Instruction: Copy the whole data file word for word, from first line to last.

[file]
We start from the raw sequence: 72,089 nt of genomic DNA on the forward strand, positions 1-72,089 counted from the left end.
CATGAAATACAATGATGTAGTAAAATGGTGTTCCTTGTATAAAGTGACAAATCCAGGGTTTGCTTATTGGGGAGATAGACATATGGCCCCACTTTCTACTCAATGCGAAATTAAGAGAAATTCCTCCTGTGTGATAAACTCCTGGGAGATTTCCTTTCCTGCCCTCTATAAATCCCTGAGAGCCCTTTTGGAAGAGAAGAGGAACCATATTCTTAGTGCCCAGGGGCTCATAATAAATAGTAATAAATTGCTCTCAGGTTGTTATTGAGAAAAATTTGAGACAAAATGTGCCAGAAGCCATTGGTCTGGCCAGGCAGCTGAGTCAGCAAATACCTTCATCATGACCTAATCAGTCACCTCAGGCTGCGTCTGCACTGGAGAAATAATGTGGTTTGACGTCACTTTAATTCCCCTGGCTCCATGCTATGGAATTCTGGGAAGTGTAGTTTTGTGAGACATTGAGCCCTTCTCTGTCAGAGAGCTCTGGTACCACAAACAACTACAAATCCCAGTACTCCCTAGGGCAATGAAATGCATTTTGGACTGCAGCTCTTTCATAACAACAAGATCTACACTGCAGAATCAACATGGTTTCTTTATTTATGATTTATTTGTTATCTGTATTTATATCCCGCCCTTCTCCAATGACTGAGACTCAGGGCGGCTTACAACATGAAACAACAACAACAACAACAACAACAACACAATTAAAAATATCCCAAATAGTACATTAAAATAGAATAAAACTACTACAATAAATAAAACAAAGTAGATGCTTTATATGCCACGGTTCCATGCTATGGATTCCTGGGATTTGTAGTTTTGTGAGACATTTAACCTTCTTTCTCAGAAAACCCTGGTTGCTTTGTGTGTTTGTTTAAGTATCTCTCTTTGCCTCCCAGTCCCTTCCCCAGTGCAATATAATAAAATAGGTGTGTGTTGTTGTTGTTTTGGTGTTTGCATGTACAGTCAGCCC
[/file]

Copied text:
We start from the raw sequence: 72,089 nt of genomic DNA on the forward strand, positions 1-72,089 counted from the left end.
CATGAAATACAATGATGTAGTAAAATGGTGTTCCTTGTATAAAGTGACAAATCCAGGGTTTGCTTATTGGGGAGATAGACATATGGCCCCACTTTCTACTCAATGCGAAATTAAGAGAAATTCCTCCTGTGTGATAAACTCCTGGGAGATTTCCTTTCCTGCCCTCTATAAATCCCTGAGAGCCCTTTTGGAAGAGAAGAGGAACCATATTCTTAGTGCCCAGGGGCTCATAATAAATAGTAATAAATTGCTCTCAGGTTGTTATTGAGAAAAATTTGAGACAAAATGTGCCAGAAGCCATTGGTCTGGCCAGGCAGCTGAGTCAGCAAATACCTTCATCATGACCTAATCAGTCACCTCAGGCTGCGTCTGCACTGGAGAAATAATGTGGTTTGACGTCACTTTAATTCCCCTGGCTCCATGCTATGGAATTCTGGGAAGTGTAGTTTTGTGAGACATTGAGCCCTTCTCTGTCAGAGAGCTCTGGTACCACAAACAACTACAAATCCCAGTACTCCCTAGGGCAATGAAATGCATTTTGGACTGCAGCTCTTTCATAACAACAAGATCTACACTGCAGAATCAACATGGTTTCTTTATTTATGATTTATTTGTTATCTGTATTTATATCCCGCCCTTCTCCAATGACTGAGACTCAGGGCGGCTTACAACATGAAACAACAACAACAACAACAACAACAACACAATTAAAAATATCCCAAATAGTACATTAAAATAGAATAAAACTACTACAATAAATAAAACAAAGTAGATGCTTTATATGCCACGGTTCCATGCTATGGATTCCTGGGATTTGTAGTTTTGTGAGACATTTAACCTTCTTTCTCAGAAAACCCTGGTTGCTTTGTGTGTTTGTTTAAGTATCTCTCTTTGCCTCCCAGTCCCTTCCCCAGTGCAATATAATAAAATAGGTGTGTGTTGTTGTTGTTTTGGTGTTTGCATGTACAGTCAGCCC